Exploring this region is something I hope we can do again when our kids are a bit older.  This time two of them stayed in the car with other family members and did not really even get to explore.  Partially due to the heated temperatures that day, but the distance between two points is a bit longer than it seems like it should be as well.  You do want to bring with water and sunscreen!  To camp overnight, the cost is only $5, and the day usage fee is $3.  Well worth it for the adventures that can entail!


Categories: Family Outings, Panhandle, Region or City | Tags: , , , , , , , | Leave a comment

Friday Photography: Homestead High Plains in Living Color

I had fun experimenting with both my camera and my cell phone when I was taking photographs around the High Plains Homestead.  So, while I will end up with several entries about the place, each one shows a different angle or viewpoint.  And even though four blog posts (including the one I wrote previously) seems like a lot, since I do not plan to write very much, hopefully you can breeze through them (or save them for another day!)  And if you have an opinion as to which style of photographs suit the place the best, I would be interested in reading your comments.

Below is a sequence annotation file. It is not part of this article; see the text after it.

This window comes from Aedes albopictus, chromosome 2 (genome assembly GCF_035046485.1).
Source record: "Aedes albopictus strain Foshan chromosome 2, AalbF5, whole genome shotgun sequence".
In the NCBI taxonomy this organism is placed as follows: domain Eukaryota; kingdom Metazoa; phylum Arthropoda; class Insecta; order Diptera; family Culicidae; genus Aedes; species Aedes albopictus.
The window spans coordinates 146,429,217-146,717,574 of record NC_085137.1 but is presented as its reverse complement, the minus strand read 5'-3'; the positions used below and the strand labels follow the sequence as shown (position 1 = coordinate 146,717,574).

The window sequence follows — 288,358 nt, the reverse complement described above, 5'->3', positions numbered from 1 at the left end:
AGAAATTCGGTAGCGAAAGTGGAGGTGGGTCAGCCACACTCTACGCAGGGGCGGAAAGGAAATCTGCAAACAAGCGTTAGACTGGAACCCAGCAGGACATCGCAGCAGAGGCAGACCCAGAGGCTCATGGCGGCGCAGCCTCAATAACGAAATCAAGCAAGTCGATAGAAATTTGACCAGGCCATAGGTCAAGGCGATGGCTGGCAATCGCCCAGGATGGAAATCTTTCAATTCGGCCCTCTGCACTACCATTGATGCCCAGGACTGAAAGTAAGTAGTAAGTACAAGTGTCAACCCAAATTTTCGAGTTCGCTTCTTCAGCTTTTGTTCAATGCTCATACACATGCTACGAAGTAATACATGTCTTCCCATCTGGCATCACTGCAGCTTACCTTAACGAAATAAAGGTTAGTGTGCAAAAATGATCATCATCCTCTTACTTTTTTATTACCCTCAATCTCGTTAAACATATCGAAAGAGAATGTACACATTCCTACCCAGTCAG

High Plains Homestead View

The view across the road.

Color High Plains Post Office

The interior contained mail boxes and everything!

Color High Plains Kitchen

Kitchen Collection of another day …

Color High Plains Mercantile side

Side of the mercantile.

Color High Plains Jesus the Good Shepherd

I would enjoy having this “Jesus the Good Shepherd” photograph gracing our home even today!

Color High Plains sheriff and jail house

You’re in the jailhouse now …

Color High Plains Mercantile

More than your average souvenir shop …

Color High Plains Farm Implements

Farm implements of yesteryear …

Color High Plains View of the Street